China 'boosts East Asian growth'


Regular Member
May 24, 2009
BBC NEWS | Business | China 'boosts East Asian growth'
The World Bank has upped its 2009 growth forecast for China from 7.2% to 8.4%, but says the nation needs to encourage more consumer spending.
The Washington-based body also raised its projection of 2009 GDP growth in East Asia as a whole to 6.7% from 5.3%, thanks to China's strong growth.
But it said growth in the region could be just 1% if China was excluded.
And it said China, boosted by a recent stimulus plan, must move away from an industry and investment-based economy.
"The economic rebound in East Asia and the Pacific has been surprisingly swift and very welcome, but take China out of the equation and the regional picture is less rosy," the bank said in a report.
"The rebound has yet to become a recovery."
Stimulus package
At the end of 2008, the Chinese government announced a 4 trillion yuan ($586bn; £355bn) stimulus plan involving increased spending on infrastructure to boost the domestic economy.
In China stimulus spending has gone mostly to building roads and other public works projects.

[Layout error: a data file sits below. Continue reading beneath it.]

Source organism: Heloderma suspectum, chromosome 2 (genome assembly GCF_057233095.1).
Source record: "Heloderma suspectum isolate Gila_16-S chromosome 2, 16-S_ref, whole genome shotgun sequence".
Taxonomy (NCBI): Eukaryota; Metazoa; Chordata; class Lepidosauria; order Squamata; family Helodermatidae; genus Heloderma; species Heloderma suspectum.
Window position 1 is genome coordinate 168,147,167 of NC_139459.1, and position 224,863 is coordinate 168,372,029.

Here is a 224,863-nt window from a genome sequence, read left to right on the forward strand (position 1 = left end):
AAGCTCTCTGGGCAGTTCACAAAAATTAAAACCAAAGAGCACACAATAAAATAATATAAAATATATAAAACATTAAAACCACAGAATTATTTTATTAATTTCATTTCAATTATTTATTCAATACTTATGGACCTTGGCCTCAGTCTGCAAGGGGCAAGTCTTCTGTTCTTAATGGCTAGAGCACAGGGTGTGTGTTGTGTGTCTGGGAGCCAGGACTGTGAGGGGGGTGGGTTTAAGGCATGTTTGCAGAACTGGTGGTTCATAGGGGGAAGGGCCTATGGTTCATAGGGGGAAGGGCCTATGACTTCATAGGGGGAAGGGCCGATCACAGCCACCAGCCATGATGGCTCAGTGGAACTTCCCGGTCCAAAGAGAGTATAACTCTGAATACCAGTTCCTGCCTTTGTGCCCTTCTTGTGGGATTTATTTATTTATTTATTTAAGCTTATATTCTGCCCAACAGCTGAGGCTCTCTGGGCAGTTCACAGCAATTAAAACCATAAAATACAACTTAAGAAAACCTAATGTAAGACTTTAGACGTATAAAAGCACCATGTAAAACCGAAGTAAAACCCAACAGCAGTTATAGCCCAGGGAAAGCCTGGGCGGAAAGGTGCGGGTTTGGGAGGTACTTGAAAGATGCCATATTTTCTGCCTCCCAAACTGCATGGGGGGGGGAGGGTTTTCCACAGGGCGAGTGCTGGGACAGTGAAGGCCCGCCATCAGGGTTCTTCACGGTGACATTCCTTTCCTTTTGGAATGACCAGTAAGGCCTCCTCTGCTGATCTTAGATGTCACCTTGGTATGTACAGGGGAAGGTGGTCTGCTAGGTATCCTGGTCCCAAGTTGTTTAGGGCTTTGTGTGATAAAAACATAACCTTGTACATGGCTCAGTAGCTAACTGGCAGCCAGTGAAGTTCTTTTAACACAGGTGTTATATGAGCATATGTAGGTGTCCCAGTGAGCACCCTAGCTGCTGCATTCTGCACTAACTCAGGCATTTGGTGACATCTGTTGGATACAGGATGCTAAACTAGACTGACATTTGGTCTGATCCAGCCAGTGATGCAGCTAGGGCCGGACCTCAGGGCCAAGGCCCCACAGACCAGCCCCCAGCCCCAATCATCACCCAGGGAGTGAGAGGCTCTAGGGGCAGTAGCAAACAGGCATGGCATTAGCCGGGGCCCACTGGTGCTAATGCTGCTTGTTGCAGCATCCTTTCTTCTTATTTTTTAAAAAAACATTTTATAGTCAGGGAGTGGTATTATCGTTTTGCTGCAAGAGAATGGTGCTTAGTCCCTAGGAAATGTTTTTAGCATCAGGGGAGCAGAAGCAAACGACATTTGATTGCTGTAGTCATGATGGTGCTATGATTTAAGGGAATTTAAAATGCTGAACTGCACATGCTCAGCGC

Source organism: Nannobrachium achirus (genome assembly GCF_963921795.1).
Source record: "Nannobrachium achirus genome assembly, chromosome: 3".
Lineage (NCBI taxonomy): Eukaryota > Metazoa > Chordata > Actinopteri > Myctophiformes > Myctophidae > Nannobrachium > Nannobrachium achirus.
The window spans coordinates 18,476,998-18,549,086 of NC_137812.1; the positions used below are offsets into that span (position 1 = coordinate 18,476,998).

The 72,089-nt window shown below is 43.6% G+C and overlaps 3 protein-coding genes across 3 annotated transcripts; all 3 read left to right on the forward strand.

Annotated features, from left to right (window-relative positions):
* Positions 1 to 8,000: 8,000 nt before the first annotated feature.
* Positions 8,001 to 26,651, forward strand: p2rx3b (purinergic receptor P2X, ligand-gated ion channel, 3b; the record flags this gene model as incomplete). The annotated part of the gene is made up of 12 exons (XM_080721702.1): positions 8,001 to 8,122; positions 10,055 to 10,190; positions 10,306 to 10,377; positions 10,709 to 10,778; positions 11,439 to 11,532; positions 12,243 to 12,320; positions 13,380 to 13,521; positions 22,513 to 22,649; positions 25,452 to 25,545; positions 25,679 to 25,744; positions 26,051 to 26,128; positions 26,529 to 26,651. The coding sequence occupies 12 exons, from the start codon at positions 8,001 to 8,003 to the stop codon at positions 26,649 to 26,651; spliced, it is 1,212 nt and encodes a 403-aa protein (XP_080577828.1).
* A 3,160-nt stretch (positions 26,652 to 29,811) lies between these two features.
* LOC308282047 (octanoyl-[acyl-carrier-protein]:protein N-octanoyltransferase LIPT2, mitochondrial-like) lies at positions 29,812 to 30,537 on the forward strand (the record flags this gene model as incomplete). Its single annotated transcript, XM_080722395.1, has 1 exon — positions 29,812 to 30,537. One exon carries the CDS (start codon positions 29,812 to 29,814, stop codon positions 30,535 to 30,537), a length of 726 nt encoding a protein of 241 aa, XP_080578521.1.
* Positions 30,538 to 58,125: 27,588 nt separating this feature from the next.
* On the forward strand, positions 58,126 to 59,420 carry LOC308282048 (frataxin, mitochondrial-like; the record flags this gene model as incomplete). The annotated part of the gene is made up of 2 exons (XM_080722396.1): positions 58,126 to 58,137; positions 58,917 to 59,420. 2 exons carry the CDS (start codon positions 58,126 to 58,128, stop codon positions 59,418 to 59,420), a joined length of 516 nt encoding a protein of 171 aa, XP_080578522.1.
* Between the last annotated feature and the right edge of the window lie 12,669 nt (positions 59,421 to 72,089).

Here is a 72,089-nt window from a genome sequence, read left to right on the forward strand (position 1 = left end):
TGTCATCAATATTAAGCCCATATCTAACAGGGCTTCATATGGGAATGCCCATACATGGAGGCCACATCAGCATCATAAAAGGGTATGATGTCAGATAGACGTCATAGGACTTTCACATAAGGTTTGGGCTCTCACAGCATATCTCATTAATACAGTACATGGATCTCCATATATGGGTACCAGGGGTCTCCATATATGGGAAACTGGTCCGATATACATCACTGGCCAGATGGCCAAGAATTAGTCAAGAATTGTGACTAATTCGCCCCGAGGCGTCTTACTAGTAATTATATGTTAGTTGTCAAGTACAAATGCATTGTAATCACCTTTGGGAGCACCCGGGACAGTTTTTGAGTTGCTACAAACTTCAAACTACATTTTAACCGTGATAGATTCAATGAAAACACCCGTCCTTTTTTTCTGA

It's a good time to concentrate and focus effort on rebalancing the economy and getting more growth out of the domestic economy
Louis Kuijs, World Bank China economist
Earlier this week, data showed China's manufacturing sector had grown in October at its fastest rate in 18 months.
But the World Bank warned that manufacturing industries would be under pressure next year as the impact of the stimulus faded away.
It also said China could no longer rely on exports and investment to drive growth and had to encourage its own consumers to increase spending.
"We think that now that the government has basically succeeded in dampening the impact of the global crisis, it's a good time to concentrate and focus effort on rebalancing the economy and getting more growth out of the domestic economy," said Louis Kuijs, the bank's chief China economist.
"This calls for more emphasis on consumption and services and less emphasis on investment and industry."
Losing momentum
China's rebound has helped other Asian economies as its consumers and factories buy imports.
But the bank said that growth in the region outside of China would be slower on average this year than in South Asia, the Middle East and North Africa.
Indonesia and Vietnam were doing well but output was shrinking in Cambodia, Malaysia and Thailand and static in Mongolia, the bank said.
And it added that in Singapore and Taiwan industrial production was 15% below the pre-crisis levels of 18 months ago.

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